- Pressure bullying – forcing the target to meet unrealistic timelines or work with inadequate resources
- Corporate bullying – when leaders abuse the fact that the job market is grim and employees will tolerate bullying in fear of not being able to find other work
- Institutional bullying – is an accepted part of the workplace culture
Signs Someone Might Be Suffering From Workplace Bullying
Bullying in the workplace can come in many different forms and the signs of someone suffering may be difficult to pick at times. Common signs to look out for include:
- Lack of desire to be at work
- Abrupt decline in productivity at work
- Lack of friendships in the workplace (isolation)
- Avoidance of work events or activities (exclusion)
- Low self-esteem and poor self-talk
- Clear states of sadness and anxiety
- Complaints against another employee regularly
- Comments about self-harm
Implications of Workplace Bullying
Bullying in the workplace can have a severe impact on the employee, possible consequences include:
Bullying in the workplace does not just affect the person at hand; it can also have huge implications for the business where the bullying is taking place. These may include:
How To Manage The Risk Of Workplace Bullying
It’s important every workplace has a bullying action plan and that employees are aware of the policies and procedures surrounding workplace bullying. Effective examples of how to manage bullying in the workplace include:
- Implement a no toleration policy – employees must be aware that bullying in the workplace will not be overlooked and there will be consequences to their actions
- Delegate a person that is available to all staff to speak to confidentially if they are having any woes at work
- Ensure there is a claims management process which is followed
- Circulate workplace bullying policies to ensure all employees know where to go for support, assistance and how to respond to bullying incidents
- Train leaders in the workplace in how to manage employees effectively and appropriately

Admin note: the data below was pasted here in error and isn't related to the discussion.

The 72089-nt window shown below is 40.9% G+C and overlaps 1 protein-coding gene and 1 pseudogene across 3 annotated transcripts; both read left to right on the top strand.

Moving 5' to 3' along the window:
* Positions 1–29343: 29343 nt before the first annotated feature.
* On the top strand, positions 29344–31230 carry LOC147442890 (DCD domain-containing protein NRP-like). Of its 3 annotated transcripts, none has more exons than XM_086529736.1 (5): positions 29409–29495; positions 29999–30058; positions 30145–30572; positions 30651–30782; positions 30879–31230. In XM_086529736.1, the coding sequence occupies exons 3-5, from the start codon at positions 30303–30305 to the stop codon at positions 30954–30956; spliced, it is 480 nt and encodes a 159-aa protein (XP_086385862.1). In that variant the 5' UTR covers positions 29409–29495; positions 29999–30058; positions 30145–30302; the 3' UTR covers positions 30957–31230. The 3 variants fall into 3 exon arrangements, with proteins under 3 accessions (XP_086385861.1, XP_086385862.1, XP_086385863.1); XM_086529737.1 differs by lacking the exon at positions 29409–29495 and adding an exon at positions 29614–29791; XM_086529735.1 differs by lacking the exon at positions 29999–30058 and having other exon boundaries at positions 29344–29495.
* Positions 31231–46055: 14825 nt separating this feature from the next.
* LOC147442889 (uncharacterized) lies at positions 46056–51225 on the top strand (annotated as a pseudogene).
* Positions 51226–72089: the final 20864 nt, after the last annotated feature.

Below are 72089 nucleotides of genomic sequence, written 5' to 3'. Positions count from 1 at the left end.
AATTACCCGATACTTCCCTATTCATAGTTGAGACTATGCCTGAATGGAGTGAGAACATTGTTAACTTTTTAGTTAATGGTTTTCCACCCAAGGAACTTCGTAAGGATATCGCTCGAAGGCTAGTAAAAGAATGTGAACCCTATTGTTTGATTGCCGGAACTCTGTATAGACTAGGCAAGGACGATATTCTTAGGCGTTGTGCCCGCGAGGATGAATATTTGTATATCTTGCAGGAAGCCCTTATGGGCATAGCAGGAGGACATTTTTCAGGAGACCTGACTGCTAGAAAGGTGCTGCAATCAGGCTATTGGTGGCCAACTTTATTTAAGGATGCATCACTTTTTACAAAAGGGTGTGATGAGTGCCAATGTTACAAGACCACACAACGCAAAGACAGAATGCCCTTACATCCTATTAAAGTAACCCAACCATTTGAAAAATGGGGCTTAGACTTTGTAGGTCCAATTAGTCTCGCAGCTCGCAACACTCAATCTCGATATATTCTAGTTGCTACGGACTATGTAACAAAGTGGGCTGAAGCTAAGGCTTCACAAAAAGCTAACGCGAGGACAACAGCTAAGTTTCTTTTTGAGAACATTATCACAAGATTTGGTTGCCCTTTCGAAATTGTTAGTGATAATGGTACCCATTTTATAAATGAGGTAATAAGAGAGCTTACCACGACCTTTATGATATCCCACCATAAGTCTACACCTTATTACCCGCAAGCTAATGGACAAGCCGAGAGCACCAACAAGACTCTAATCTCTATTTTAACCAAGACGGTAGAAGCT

- Host information sessions on bullying and discrimination in the workplace for management
- Check in with employees frequently to ensure bullying is not occurring under your nose
- Ensure all employees have access to the resources they need to perform their tasks
- Monitor that leaders in the workplace are displaying good management practices through respectful and effective communication with their team/s
What To Do If You’re Experiencing Workplace Bullying
- If you feel comfortable addressing the behaviour with the perpetrator it is worth explaining why you do not appreciate their actions and asking them to stop. This provides them with the opportunity to realise they are out of line and to correct their actions
- Discuss your experience/s with another person to gain insight into what is the appropriate next step. This may be a colleague, manager or HR team member
- Check your workplace bullying policy and reporting procedure and follow their guidelines
If workplace bullying is not addressed in the early stages it can have huge implications on the victim. Constant exposure to torment, isolation and undue stress can understandably cause great strain on a person’s emotional and psychological wellbeing.
Workplace bullying can be the beginning of the decline of a person’s mental health or the final ‘straw that broke the camel’s back’ so its important employers know the warning signs to look out for. If you think an employee or colleague may be on the brink of a mental health crisis follow our guide on how to assess and respond accordingly.
Workplace bullying is not something that should be overlooked. The happiness and emotional tact of your employees is critical to a flourishing work environment. Investing in your business by investing in your employees can be the greatest business decision employers ever make.